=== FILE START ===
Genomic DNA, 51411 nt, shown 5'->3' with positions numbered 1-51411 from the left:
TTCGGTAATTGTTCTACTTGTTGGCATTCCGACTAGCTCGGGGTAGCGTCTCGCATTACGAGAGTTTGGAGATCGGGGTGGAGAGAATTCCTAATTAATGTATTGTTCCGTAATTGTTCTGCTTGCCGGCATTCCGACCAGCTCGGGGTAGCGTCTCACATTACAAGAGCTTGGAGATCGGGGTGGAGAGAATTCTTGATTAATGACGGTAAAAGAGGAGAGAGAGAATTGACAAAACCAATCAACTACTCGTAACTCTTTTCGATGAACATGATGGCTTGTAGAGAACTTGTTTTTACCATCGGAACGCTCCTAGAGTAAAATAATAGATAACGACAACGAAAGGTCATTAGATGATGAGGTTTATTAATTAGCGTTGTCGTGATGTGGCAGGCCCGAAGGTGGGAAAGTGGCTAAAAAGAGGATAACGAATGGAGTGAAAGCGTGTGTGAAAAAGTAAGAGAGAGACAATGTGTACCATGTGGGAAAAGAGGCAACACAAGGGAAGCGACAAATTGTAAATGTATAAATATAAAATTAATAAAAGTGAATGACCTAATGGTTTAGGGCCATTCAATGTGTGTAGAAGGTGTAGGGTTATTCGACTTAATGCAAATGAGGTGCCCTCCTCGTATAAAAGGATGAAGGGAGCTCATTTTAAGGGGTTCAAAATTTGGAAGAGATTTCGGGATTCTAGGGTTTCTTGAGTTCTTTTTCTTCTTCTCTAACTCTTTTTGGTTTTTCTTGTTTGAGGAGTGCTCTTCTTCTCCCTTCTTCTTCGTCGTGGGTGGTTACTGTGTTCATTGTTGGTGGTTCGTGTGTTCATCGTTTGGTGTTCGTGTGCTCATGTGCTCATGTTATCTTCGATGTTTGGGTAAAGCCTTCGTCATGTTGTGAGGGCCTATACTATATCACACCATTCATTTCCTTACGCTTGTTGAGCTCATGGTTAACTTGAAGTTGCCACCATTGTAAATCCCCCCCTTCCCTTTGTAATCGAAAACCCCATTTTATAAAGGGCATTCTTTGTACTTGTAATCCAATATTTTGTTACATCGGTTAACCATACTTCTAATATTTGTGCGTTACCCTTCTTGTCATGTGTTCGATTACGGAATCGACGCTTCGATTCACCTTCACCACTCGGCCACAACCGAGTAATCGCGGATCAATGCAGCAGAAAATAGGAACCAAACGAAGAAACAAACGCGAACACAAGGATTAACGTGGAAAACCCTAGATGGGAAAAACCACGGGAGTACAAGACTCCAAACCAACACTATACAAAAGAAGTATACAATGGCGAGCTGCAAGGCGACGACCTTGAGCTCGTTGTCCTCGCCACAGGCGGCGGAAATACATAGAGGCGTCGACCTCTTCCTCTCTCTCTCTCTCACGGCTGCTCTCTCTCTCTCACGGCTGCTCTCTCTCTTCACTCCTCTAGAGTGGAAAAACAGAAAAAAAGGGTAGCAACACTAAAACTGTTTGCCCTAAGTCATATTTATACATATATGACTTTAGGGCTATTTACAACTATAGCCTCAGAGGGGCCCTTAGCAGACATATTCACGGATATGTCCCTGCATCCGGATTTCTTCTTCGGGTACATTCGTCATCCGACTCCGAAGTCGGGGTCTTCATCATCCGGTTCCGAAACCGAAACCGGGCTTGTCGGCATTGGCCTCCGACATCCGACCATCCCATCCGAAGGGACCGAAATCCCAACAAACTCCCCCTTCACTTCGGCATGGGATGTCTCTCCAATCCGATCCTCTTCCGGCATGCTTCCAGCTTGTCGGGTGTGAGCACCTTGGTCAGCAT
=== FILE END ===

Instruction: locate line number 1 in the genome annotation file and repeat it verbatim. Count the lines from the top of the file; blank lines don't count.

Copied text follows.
Genomic DNA, 51411 nt, shown 5'->3' with positions numbered 1-51411 from the left: